Tag Archives: internship

Present a valid ID, please!

When opening a bank account in the Philippines, you will need at least two valid IDs to prove your existence and identity before you will be accepted. Unfortunately, 14% of the population is not able to present these files, even though there are 25 different recognized valid ID systems. How come and what is the government doing to change this?

What ID do you need?

When you’re born, your parents receive a birth certificate. When you register to vote, you get your voter’s ID. When you pass your driver’s license test, you apply for your driver’s license. But to obtain this license, you will have to present a valid ID. These are three of the 25 valid ID systems in the Philippines. Some of them you acquire by occasions, others you apply for. Half of these ID systems are paper-based, some have a picture, others don’t. Some require a high payment to obtain them, others don’t, and so on. In other words, getting a valid ID in the Philippines seems easy, owning the right ones might be a bit more difficult. Let me explain to you exactly what the problem is.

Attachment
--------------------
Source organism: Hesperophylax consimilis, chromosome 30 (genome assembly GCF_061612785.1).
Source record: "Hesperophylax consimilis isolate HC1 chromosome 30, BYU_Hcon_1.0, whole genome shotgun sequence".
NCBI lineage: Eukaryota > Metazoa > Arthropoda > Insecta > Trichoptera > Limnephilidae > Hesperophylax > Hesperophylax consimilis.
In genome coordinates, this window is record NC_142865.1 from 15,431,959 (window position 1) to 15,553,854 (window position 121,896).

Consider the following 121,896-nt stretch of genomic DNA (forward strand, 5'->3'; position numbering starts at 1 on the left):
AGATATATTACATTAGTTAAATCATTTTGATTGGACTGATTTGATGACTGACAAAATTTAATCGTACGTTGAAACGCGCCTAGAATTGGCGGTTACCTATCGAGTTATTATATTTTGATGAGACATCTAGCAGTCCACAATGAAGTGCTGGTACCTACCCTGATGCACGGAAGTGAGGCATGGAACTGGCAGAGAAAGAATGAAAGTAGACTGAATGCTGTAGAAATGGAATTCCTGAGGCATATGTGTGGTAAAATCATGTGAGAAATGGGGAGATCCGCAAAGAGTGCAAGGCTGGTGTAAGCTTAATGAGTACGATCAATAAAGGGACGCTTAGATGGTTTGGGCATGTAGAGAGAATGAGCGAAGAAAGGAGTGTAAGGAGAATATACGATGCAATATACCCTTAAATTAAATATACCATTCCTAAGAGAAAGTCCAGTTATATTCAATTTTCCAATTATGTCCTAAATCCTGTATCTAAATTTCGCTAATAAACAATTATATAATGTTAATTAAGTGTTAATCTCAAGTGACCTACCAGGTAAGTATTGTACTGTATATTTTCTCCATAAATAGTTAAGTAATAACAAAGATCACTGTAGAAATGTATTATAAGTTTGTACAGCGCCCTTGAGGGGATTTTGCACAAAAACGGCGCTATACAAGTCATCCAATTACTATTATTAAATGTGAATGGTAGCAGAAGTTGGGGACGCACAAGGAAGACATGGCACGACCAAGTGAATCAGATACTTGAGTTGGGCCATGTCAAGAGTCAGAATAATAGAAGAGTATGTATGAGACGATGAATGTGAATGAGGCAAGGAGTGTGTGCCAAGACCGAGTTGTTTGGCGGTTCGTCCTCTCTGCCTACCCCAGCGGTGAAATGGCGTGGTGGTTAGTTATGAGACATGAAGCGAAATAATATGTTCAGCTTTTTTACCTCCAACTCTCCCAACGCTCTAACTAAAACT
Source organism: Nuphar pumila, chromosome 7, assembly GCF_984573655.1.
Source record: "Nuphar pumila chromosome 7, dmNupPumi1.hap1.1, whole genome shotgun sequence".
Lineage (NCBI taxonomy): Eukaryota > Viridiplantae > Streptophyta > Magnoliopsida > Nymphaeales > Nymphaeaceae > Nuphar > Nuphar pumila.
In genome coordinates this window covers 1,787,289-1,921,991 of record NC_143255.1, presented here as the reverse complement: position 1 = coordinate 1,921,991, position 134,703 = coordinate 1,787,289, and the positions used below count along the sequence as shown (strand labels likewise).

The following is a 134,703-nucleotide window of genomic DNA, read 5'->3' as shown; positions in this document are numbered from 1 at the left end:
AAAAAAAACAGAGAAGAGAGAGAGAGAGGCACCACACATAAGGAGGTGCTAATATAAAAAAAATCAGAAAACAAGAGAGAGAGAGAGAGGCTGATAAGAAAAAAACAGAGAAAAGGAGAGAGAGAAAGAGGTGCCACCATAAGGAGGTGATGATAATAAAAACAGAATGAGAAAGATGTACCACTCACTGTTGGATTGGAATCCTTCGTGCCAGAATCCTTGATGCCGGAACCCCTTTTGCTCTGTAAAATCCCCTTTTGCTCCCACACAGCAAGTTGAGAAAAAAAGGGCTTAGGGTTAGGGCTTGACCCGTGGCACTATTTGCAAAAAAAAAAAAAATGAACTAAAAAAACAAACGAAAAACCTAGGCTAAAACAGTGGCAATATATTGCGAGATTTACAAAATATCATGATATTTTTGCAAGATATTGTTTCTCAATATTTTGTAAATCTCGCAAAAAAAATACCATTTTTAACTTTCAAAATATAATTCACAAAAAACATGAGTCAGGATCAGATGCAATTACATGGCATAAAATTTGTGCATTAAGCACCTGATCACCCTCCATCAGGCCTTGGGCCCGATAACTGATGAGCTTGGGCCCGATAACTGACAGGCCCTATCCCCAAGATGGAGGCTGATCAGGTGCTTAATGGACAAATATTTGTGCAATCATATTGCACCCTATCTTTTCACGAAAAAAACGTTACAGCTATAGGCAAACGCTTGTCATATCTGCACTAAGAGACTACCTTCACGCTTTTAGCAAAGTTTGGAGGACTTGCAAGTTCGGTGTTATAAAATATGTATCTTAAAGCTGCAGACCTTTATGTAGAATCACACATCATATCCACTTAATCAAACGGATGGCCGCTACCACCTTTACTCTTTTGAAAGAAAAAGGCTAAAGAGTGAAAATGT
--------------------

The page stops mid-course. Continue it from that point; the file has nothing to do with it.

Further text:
Lack of documentation

The Philippines has no general valid ID. Instead, there is a list of 25 different kinds of functional ID systems. To benefit many public and private transactions, one or multiple valid ID cards are necessary.